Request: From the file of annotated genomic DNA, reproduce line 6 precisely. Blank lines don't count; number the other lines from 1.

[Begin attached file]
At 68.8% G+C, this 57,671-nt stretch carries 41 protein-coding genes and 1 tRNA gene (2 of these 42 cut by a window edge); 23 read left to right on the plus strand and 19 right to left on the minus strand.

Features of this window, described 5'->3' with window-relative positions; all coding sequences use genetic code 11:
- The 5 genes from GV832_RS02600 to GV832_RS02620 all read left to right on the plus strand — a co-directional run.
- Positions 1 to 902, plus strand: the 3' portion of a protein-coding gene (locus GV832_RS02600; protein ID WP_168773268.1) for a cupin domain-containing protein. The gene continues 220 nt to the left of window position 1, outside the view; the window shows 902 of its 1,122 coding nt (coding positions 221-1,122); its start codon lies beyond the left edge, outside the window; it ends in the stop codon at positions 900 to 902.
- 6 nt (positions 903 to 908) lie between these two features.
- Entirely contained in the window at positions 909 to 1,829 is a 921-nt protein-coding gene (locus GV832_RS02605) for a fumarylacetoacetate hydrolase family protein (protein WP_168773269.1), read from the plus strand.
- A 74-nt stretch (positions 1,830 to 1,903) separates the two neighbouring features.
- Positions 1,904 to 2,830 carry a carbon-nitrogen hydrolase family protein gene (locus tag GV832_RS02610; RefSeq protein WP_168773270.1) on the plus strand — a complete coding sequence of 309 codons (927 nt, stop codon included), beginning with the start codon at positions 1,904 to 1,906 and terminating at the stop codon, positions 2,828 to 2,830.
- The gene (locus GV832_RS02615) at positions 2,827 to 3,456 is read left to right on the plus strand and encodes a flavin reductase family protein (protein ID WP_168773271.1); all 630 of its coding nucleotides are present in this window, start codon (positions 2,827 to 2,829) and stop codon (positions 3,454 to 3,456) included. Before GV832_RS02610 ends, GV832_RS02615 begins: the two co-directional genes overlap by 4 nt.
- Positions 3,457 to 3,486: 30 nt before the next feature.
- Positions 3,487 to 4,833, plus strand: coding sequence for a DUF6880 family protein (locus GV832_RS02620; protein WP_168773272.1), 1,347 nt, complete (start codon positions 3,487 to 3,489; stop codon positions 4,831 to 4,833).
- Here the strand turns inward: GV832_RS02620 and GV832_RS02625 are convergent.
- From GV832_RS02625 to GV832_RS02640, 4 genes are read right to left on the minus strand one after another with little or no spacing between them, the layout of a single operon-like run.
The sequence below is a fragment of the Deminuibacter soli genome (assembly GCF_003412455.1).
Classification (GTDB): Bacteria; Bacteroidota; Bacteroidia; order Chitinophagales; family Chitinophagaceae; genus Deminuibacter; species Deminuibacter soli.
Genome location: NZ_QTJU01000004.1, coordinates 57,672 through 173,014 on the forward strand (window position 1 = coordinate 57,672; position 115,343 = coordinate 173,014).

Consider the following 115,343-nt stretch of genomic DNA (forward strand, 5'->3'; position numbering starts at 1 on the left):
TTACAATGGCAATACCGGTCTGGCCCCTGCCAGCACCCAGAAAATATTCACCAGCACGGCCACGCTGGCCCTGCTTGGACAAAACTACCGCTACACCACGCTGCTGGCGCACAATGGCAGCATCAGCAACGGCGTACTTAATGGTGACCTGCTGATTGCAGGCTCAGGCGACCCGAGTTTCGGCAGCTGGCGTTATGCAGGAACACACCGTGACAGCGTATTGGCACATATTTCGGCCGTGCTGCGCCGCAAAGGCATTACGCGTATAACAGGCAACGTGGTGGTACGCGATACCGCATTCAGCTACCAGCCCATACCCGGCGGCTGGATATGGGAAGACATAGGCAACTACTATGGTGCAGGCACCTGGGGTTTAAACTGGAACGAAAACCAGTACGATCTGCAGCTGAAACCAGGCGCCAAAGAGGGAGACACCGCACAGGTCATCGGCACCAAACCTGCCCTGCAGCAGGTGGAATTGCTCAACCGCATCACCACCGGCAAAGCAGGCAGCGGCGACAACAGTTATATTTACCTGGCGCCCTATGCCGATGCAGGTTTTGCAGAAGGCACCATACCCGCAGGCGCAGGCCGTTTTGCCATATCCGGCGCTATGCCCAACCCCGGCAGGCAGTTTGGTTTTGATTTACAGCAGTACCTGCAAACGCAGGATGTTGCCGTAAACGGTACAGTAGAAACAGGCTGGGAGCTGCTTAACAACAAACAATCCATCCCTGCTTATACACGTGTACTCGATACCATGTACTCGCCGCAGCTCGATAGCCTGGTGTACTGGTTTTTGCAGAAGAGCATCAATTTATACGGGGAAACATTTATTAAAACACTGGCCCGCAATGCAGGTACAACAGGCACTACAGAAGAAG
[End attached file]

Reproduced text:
- Entirely contained in the window at positions 909 to 1,829 is a 921-nt protein-coding gene (locus GV832_RS02605) for a fumarylacetoacetate hydrolase family protein (protein WP_168773269.1), read from the plus strand.